- Thursday 19 May 2022, 15:30 - 17:00
- PhD defence
- Senate Hall
- Erasmus Building
- Campus Woudestein
On 19 May 2022, C.S. Sergiou will defend her PhD dissertation, entitled: ‘Understanding the Aggressive Brain. High-Definition transcranial Direct Current Stimulation (HD-tDCS) in reducing aggression and as a treatment intervention in forensic patients’.
Dissertation in short:
Aggressive behavior is still a major problem in society. The brain processes underlying aggressive behavior and the prediction of this behavior are crucial for treatment in forensic care. Nevertheless, current treatment options within forensic care often seem insufficient to reduce aggressive behavior and violent recidivism. Therefore, the interest towards innovative interventions in neuroscience has increased. Using neuroscience, diminished brain activity and deficits of the brain in relation to aggressive behavior can be investigated. A promising add-on treatment option is the use of transcranial Direct Current Stimulation (tDCS). This is a technique to modulate brain regions of interest to enhance brain activity.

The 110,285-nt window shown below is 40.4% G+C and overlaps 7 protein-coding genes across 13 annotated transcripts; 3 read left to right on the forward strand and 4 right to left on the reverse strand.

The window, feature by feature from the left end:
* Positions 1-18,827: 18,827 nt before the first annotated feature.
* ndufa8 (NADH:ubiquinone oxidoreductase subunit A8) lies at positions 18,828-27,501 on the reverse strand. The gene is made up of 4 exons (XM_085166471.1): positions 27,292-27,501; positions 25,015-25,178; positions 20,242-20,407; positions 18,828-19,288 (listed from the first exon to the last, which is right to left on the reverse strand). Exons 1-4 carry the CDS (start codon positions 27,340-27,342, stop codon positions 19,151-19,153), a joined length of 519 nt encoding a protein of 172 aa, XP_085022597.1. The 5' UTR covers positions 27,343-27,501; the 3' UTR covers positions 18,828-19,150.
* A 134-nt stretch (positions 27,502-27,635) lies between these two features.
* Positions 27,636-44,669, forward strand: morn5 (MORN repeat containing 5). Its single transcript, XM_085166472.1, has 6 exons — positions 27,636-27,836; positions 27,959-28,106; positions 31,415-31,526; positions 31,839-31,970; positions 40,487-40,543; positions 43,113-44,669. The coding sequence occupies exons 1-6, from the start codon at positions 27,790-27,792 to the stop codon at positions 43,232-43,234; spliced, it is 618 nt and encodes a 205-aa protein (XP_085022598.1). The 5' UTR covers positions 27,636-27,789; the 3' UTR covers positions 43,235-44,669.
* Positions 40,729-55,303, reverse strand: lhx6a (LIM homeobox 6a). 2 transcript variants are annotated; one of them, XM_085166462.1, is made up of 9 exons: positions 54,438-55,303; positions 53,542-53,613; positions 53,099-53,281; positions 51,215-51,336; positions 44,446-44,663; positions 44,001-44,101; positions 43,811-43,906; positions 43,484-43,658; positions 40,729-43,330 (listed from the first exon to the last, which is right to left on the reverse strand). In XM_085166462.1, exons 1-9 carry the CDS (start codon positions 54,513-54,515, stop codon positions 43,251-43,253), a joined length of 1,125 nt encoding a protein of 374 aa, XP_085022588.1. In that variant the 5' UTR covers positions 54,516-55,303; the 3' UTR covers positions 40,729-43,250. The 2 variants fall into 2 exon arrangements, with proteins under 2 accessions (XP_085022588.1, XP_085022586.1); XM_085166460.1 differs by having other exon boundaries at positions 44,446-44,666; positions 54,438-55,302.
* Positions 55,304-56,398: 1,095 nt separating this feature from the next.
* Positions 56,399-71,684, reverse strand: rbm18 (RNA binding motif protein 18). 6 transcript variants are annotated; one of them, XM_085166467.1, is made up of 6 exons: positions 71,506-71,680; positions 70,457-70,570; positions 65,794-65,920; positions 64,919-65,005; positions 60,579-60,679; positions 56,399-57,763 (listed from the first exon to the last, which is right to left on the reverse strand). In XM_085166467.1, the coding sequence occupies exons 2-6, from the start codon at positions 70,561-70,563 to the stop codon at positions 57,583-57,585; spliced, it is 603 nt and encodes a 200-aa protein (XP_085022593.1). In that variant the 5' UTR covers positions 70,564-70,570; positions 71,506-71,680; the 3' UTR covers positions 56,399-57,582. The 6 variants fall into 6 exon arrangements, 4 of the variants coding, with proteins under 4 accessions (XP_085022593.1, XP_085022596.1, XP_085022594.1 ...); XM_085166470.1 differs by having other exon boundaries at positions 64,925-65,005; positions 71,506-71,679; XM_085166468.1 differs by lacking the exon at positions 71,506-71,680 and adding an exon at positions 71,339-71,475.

This dissertation explored the effects of High-Definition (HD)-tDCS in a forensic sample with a violent offence to see whether empathic abilities could be enhanced and subsequent aggression could be reduced. Furthermore, this dissertation investigated the behavioral and neurophysiological measures of aggression and empathy to get a better insight into the effects of tDCS in the treatment of forensic patients. To examine these aims we studied the effect of using multiple session HD-tDCS in a forensic sample using electroencephalography (EEG), self-report questionnaires and tasks measuring empathy and aggression. The results described in this dissertation demonstrated that reactive aggression both using a laboratory task and a self-report questionnaire can be reduced after a week of intervention. In addition, we demonstrated the effectiveness of tDCS in modulating electrophysiological responses.
The conclusion of this dissertation is that HD-tDCS seems to be an effective intervention to reduce aggressive behavior and modulate electrophysiological responses. Although this is a proof-of-concept study, the findings contribute to a better understanding of the aggressive brain and the implementation of using HD-tDCS as an add-on therapy in forensic care.